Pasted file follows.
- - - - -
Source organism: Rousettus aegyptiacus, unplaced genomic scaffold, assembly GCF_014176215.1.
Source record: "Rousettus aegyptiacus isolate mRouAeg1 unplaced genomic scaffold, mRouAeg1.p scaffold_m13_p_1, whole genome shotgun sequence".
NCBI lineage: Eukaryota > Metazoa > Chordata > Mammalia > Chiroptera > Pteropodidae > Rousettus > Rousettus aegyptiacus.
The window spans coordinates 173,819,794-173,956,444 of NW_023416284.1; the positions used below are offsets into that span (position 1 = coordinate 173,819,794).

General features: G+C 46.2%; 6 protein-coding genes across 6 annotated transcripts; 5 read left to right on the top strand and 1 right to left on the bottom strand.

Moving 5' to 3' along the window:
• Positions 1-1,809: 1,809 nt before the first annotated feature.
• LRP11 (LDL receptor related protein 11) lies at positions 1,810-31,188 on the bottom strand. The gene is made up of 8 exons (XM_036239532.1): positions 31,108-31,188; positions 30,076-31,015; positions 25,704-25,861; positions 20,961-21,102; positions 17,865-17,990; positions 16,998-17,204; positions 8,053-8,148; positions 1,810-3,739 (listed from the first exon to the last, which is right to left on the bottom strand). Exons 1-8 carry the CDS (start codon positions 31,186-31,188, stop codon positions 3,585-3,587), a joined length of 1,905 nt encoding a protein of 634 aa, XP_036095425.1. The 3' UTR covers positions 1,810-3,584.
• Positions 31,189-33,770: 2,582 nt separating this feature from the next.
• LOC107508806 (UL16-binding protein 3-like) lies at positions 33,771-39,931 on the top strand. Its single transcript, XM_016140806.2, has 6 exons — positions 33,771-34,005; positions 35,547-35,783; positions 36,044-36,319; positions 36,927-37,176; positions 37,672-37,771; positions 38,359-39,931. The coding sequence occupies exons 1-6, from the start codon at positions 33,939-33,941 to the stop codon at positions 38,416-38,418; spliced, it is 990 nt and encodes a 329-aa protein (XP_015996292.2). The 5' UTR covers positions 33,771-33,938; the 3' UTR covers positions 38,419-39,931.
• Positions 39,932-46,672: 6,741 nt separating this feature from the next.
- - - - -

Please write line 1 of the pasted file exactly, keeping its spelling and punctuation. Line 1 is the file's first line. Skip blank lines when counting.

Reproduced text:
Source organism: Rousettus aegyptiacus, unplaced genomic scaffold, assembly GCF_014176215.1.